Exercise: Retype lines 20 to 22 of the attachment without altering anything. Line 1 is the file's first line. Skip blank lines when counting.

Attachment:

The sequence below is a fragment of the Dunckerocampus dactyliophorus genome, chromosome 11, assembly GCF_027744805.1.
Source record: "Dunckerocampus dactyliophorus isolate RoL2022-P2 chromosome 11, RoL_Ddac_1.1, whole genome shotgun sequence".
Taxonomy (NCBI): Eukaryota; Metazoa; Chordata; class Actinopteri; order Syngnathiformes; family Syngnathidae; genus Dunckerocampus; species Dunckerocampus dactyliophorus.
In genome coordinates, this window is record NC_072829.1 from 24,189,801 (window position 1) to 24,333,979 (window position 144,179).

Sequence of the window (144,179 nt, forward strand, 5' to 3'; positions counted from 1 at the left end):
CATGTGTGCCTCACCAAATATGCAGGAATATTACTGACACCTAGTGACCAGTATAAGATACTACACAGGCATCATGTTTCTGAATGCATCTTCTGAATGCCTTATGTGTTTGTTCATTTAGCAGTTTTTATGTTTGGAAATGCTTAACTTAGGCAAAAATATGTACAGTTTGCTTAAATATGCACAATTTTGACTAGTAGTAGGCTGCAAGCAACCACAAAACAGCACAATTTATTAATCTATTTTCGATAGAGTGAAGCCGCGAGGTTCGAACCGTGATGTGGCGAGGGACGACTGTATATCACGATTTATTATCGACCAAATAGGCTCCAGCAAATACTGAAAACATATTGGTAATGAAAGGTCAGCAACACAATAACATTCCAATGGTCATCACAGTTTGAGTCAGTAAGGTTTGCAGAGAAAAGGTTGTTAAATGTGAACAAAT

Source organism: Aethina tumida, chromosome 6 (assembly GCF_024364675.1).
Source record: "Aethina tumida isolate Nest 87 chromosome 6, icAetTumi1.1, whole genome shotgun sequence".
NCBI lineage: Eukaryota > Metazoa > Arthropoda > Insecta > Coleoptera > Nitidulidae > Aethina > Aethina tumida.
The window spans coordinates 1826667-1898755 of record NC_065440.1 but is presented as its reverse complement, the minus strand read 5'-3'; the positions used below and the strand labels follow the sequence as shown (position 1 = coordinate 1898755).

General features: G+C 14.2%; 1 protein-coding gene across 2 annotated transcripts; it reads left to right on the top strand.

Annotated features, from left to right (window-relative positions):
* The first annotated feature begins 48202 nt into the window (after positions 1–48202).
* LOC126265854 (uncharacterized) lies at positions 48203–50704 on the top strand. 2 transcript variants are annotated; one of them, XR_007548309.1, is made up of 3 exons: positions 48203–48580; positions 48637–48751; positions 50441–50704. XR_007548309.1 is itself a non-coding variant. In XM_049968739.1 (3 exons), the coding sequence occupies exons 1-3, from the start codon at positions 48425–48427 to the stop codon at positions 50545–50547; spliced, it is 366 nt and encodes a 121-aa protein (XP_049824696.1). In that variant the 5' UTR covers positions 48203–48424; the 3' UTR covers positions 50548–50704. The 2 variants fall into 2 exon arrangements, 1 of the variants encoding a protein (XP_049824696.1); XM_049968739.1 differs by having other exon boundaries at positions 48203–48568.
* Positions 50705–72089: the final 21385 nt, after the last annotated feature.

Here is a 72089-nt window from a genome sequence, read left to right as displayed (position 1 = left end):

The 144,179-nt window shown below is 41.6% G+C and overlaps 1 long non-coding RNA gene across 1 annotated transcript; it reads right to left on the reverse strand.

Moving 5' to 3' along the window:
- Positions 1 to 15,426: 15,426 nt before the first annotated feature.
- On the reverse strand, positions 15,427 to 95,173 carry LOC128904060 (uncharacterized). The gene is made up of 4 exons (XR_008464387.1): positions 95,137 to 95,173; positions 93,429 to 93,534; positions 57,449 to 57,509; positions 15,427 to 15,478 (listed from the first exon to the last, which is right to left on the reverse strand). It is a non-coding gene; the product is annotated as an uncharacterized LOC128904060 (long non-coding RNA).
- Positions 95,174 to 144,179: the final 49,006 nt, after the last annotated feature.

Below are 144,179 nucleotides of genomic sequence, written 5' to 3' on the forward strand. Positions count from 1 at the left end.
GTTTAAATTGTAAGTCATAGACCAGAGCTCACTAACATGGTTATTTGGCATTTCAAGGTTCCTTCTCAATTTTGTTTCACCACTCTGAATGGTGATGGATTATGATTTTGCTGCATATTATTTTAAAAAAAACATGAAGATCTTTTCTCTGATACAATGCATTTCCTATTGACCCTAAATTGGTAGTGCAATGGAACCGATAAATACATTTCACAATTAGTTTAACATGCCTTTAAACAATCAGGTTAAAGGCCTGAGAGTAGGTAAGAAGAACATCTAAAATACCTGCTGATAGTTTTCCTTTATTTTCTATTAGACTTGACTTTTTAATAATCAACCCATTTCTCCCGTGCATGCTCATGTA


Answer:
- On the reverse strand, positions 15,427 to 95,173 carry LOC128904060 (uncharacterized). The gene is made up of 4 exons (XR_008464387.1): positions 95,137 to 95,173; positions 93,429 to 93,534; positions 57,449 to 57,509; positions 15,427 to 15,478 (listed from the first exon to the last, which is right to left on the reverse strand). It is a non-coding gene; the product is annotated as an uncharacterized LOC128904060 (long non-coding RNA).
- Positions 95,174 to 144,179: the final 49,006 nt, after the last annotated feature.

Below are 144,179 nucleotides of genomic sequence, written 5' to 3' on the forward strand. Positions count from 1 at the left end.